Wednesday, 6 March 2019


THE Parliamentary Legal Committee (PLC) has once again rejected a Statutory Instrument promulgated by Minister of Lands, Agriculture and Rural Resettlement, Perrance Shiri seeking to criminalise breaching of the Command Agriculture programme by farmers.

The committee through its adverse report said the instrument was unconstitutional.
Contractual matters, read the report, can only be treated as civil matters and should not be treated as criminal.

Chairperson of the PLC, Cde Jonathan Samukange presented the adverse report in the Senate on Wednesday where he said the committee was dismayed by the persistence of the Ministry of Agriculture on the Statutory Instrument.

“The Statutory Instrument has been presented previously since 2013 and I think if my memory serves me right, this has been the fourth time it has been presented. For some funny reason, the Ministry does not want to give up,” said Cde Samukange.

“In the past three occasions or so, it has been up here, it has been brought in the National Assembly and the adverse report had been adopted by both Houses at different stages. Despite that, it appears that the Minister and the Ministry wanted to insist what they think is right and hopefully that they will convince you that as Members of the Parliamentary Committee, we are wrong and they are right,” he said.

Cde Samukange said when farmers access inputs they would have entered into civil contracts and thus should not be criminalised.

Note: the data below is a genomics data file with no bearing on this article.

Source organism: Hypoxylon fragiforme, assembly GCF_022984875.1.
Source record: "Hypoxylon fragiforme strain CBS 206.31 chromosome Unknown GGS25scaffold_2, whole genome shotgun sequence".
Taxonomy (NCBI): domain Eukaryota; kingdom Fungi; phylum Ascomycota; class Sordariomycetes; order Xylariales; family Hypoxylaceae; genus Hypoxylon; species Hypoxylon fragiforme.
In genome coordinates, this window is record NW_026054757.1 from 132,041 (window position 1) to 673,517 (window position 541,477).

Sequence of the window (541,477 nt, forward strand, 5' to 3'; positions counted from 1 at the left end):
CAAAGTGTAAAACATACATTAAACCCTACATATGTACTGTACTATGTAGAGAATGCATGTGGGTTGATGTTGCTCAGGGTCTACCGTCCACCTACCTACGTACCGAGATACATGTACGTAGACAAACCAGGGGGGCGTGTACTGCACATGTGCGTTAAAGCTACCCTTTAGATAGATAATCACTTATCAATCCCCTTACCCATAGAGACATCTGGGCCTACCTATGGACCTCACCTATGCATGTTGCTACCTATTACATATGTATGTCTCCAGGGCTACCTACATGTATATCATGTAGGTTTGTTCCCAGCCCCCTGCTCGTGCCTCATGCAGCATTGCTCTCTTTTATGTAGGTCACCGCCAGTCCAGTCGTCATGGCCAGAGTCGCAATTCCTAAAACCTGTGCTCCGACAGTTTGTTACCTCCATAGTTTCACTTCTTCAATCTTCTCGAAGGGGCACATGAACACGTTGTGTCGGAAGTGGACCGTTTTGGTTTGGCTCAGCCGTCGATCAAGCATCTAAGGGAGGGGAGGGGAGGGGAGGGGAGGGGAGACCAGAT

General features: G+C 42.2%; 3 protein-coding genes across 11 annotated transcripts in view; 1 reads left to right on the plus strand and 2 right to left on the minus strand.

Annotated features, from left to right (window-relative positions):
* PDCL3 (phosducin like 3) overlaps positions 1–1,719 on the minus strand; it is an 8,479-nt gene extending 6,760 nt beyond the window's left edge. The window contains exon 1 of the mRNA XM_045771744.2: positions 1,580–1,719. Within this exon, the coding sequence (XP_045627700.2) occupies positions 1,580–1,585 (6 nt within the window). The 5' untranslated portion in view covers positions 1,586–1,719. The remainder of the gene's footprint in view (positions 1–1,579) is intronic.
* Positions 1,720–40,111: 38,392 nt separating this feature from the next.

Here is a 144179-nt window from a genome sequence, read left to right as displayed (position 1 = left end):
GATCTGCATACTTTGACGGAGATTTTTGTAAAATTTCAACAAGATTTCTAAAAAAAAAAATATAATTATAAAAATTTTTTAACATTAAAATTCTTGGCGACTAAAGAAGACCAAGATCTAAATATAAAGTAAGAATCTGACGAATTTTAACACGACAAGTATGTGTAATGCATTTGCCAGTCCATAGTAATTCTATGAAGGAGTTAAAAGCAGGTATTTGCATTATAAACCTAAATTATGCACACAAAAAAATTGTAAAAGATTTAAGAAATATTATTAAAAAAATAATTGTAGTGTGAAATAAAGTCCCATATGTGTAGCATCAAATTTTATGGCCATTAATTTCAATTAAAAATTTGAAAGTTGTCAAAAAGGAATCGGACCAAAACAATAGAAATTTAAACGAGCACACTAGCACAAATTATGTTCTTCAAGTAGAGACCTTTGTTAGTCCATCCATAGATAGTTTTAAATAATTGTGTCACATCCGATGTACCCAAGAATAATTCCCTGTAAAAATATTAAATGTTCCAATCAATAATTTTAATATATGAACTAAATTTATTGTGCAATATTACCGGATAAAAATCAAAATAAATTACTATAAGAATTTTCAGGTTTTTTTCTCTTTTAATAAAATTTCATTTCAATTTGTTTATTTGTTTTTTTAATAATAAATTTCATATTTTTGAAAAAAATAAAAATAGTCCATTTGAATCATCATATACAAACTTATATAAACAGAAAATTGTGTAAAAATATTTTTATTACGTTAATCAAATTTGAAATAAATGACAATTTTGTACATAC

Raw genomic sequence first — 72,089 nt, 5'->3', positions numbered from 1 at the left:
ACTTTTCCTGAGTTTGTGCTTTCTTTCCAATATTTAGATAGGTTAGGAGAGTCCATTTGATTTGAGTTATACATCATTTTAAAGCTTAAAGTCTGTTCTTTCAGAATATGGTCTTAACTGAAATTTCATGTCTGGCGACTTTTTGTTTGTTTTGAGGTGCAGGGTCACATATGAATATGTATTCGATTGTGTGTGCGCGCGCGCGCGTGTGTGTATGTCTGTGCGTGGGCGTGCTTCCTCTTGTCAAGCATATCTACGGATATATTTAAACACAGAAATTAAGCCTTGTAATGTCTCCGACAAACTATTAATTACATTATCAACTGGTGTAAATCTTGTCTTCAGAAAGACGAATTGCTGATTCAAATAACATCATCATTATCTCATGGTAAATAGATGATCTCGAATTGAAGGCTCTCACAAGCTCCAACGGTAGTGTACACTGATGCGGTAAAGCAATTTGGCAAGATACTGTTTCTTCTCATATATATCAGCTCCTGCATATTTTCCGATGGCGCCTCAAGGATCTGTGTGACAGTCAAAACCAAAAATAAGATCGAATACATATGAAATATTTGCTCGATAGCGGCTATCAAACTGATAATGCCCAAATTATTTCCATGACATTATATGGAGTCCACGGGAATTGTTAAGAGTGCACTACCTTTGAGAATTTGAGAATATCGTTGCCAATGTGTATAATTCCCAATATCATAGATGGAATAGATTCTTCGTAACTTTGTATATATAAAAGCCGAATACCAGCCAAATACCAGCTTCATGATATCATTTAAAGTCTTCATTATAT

“It is the Committee’s view that the “Command Agriculture Programme (hereinafter referred to as Command Agriculture”), is a Government scheme which provides access to agricultural inputs and a platform for the sale of produce to the farmers. Command Agriculture beneficiaries enter into civil contracts with the Government – I repeat, enter into civil contracts with Government and this is the aspect that we feel is unfair because when you have entered into a civil contract, it is not, it does not and should not be criminalised,” he said.

Cde Samukange said his committee regards these contracts to be just like any civil contract regulated by the law of contract.

“As was stated by Innes CJ in the case of Rood and Wallach, 1904. TS “Every agreement …made deliberately and seriously by a person capable of contracting and having a ground of reason which is not immoral or forbidden by law may be enforced by action.”

When we say action, it means that contract can be taken to court but not to a criminal court. Action is another term that we use, for example when issuing summons, it is an action; when you use a court application, it is an action; when you use an urgent application, it is an action,” said Cde Samukange.

The adverse report by the PLC follows the promulgation of Statutory Instrument 247 of 2018 entitled Agricultural Marketing Authority (Command Agriculture Scheme for Domestic Crop, Livestock and Fisheries Production) Regulations, 2018.

Cde Samukange said Statutory Instrument 248 of 2018 creates a hypothec in favour of Government to secure the money value of inputs supplied but not consumed in accordance with the scheme of contract.

“A Statutory hypothec is a civil law principle that allows the unpaid creditor who has secured his loan with a hypothec to force the sale of property,” he said.
Senators supported the rejection of the Statutory Instrument saying Parliament cannot pass a law which is ultra vires the Constitution.

Last year, Minister Shiri defended the regulations, arguing that they were meant to secure Government interest on its investment given that it would have extended a loan to a beneficiary who was expected to pay back.

He said the sections did not criminalise breach of contract nor did it seek to enforce compliance with the provisions of the contract, but criminalised abuse and misappropriation of inputs by beneficiaries who sought to defraud the State through side marketing inputs.  Herald


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